Thursday, November 2, 2006
Solving time: 7:42
THEME: Math! (rather than explain, I'll just give you the theme clues and answers)
20A: Step One: For every answer in this crossword, count this (Number of letters)
38A: Step Two: Take the figure you get for Step One and do this (Multiply by three)
56A: Step Three: Your Step Two result is the letter count for ...! (Each answer's clue)
And yes, 3x=number of letters in the clue, where x=number of letters in the answer. Wow, that was easier to explain than I'd imagined.
iTunes has seen fit to start me off with the Grease soundtrack this morning, so I'm feeling Very Good. John: "I got chills / They're multiplyin' / And I'm loooooooosin' control / 'Cause the power you're supplyin' / It's Electrifyin'!!!!" Then Olivia, singing to me, not John: "You better shape up / 'Cause I need a man / And my heart is set on you. . ." Whatever you say, Olivia, as long as you wear the poodle skirt and not that street-walker get-up Rizzo somehow convinced you to wear at movie's end.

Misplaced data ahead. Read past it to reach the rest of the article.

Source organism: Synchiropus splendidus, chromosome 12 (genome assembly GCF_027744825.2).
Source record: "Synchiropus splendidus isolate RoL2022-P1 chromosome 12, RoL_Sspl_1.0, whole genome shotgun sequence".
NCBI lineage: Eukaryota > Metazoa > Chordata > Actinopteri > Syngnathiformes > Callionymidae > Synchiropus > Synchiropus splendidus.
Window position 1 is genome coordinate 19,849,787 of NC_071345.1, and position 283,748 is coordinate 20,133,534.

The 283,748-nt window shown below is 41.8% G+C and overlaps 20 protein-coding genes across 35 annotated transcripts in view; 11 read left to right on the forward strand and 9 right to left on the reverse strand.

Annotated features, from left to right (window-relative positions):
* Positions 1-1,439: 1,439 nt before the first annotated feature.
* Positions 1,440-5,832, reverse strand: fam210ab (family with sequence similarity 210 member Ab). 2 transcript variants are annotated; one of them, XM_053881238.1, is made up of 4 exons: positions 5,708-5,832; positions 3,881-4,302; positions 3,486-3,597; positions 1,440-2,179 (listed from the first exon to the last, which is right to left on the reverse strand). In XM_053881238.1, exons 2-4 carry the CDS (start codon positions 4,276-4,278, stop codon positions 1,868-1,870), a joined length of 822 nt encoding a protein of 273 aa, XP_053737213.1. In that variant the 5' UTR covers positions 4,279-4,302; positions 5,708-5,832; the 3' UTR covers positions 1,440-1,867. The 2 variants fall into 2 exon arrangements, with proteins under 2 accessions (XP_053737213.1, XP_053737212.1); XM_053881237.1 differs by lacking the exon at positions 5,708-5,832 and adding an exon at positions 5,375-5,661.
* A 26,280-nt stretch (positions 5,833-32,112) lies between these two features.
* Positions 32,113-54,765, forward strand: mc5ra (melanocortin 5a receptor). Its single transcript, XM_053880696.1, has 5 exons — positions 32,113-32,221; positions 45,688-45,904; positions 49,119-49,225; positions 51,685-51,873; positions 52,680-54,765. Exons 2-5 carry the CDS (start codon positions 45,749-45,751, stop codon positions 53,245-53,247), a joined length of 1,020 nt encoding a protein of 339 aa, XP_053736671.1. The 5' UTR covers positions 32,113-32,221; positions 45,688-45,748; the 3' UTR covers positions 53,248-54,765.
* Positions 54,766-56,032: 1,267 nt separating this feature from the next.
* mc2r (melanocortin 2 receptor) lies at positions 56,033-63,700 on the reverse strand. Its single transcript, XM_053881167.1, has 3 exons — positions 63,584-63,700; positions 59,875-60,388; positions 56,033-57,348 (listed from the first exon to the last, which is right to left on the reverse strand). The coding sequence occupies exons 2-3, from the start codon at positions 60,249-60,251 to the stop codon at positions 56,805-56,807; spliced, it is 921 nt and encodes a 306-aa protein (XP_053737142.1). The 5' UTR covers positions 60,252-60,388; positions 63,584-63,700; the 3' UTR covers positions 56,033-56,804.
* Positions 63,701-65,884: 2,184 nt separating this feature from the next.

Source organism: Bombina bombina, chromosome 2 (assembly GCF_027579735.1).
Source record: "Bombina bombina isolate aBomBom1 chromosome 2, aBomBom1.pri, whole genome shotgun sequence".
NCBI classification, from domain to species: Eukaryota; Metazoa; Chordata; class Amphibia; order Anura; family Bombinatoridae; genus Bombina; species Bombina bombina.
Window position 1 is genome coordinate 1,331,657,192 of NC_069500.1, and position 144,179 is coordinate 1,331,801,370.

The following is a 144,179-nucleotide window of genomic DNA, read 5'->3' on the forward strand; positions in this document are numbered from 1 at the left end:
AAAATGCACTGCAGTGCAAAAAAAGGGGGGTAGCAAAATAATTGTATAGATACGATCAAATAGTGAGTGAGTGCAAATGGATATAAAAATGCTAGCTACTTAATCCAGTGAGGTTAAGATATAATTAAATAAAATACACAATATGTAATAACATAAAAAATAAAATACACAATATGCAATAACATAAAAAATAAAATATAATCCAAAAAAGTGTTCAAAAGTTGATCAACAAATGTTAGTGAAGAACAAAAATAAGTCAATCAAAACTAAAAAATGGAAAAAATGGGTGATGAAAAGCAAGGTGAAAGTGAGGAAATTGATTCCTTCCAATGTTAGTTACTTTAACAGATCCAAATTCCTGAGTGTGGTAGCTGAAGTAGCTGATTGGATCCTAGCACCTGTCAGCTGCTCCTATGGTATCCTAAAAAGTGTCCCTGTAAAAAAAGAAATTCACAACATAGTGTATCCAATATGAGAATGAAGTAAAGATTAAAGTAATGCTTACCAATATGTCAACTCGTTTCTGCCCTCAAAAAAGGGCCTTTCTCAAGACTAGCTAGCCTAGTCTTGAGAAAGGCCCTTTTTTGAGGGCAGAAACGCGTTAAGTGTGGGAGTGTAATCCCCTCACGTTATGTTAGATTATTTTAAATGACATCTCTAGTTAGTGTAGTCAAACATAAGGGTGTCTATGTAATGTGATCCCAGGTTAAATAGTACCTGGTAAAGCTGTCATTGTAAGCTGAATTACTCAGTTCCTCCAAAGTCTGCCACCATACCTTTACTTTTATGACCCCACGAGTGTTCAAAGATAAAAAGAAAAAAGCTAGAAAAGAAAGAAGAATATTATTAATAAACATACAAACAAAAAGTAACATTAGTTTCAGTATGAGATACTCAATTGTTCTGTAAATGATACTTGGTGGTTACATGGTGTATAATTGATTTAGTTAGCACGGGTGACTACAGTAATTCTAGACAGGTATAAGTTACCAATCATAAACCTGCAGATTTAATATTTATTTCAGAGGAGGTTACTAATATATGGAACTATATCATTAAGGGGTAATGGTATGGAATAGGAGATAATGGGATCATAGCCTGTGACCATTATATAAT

What is up with the last two days' puzzles? I have absolutely torched them (by Rex standards), breaking Rex records for Wednesday and Thursday puzzles on back-to-back days. I even did today's puzzle on screen, with the Across Lite ap, which normally slows me down - but today I entered the first six Across clues one after the other, all (it turns out) correctly. [iTunes has "Chicago" by Sufjan Stevens on now ... do you know it? I LOVE it. Soundtrack-worthy. A kind of shout-out to my Chicago reader(s)]. Plus, this puzzle was math-tacular, and the second theme answer came very easily and intuitively after I'd solved the first. Nice that this math-related puzzle also has 1A: Pre-calc class (Trig) and 61A: SAT component (Math) in the grid, in addition to the three long theme answers. Oh, and it's got 59D: P's, to Pericles (rhos), which I'm sure must be mathematical symbols of some sort... anyone? Anyone? Bueller?